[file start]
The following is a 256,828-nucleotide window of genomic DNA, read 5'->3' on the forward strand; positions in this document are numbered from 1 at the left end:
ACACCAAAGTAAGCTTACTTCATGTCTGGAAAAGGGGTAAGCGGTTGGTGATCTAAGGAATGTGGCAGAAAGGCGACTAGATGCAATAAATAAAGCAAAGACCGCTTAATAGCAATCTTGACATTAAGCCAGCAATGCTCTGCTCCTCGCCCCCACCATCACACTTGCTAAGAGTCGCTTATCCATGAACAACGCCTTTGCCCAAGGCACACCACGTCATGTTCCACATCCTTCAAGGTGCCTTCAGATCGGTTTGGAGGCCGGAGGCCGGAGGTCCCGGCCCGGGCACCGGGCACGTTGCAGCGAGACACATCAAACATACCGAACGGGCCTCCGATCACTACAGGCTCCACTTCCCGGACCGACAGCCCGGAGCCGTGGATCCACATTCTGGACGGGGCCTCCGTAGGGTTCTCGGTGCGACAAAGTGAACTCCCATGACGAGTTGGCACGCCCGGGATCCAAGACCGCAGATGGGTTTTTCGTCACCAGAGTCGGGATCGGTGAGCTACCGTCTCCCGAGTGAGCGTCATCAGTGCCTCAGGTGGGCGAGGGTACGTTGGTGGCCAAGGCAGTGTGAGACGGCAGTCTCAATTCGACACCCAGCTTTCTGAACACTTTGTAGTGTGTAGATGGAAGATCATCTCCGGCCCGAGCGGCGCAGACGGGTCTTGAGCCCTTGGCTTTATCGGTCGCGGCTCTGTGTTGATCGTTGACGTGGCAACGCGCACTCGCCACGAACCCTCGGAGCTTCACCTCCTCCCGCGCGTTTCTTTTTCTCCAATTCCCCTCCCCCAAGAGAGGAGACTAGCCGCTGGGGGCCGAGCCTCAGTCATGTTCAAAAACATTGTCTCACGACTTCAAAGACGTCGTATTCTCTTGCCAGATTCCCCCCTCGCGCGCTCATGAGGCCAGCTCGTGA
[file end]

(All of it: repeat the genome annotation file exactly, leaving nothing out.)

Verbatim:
The following is a 256,828-nucleotide window of genomic DNA, read 5'->3' on the forward strand; positions in this document are numbered from 1 at the left end:
ACACCAAAGTAAGCTTACTTCATGTCTGGAAAAGGGGTAAGCGGTTGGTGATCTAAGGAATGTGGCAGAAAGGCGACTAGATGCAATAAATAAAGCAAAGACCGCTTAATAGCAATCTTGACATTAAGCCAGCAATGCTCTGCTCCTCGCCCCCACCATCACACTTGCTAAGAGTCGCTTATCCATGAACAACGCCTTTGCCCAAGGCACACCACGTCATGTTCCACATCCTTCAAGGTGCCTTCAGATCGGTTTGGAGGCCGGAGGCCGGAGGTCCCGGCCCGGGCACCGGGCACGTTGCAGCGAGACACATCAAACATACCGAACGGGCCTCCGATCACTACAGGCTCCACTTCCCGGACCGACAGCCCGGAGCCGTGGATCCACATTCTGGACGGGGCCTCCGTAGGGTTCTCGGTGCGACAAAGTGAACTCCCATGACGAGTTGGCACGCCCGGGATCCAAGACCGCAGATGGGTTTTTCGTCACCAGAGTCGGGATCGGTGAGCTACCGTCTCCCGAGTGAGCGTCATCAGTGCCTCAGGTGGGCGAGGGTACGTTGGTGGCCAAGGCAGTGTGAGACGGCAGTCTCAATTCGACACCCAGCTTTCTGAACACTTTGTAGTGTGTAGATGGAAGATCATCTCCGGCCCGAGCGGCGCAGACGGGTCTTGAGCCCTTGGCTTTATCGGTCGCGGCTCTGTGTTGATCGTTGACGTGGCAACGCGCACTCGCCACGAACCCTCGGAGCTTCACCTCCTCCCGCGCGTTTCTTTTTCTCCAATTCCCCTCCCCCAAGAGAGGAGACTAGCCGCTGGGGGCCGAGCCTCAGTCATGTTCAAAAACATTGTCTCACGACTTCAAAGACGTCGTATTCTCTTGCCAGATTCCCCCCTCGCGCGCTCATGAGGCCAGCTCGTGA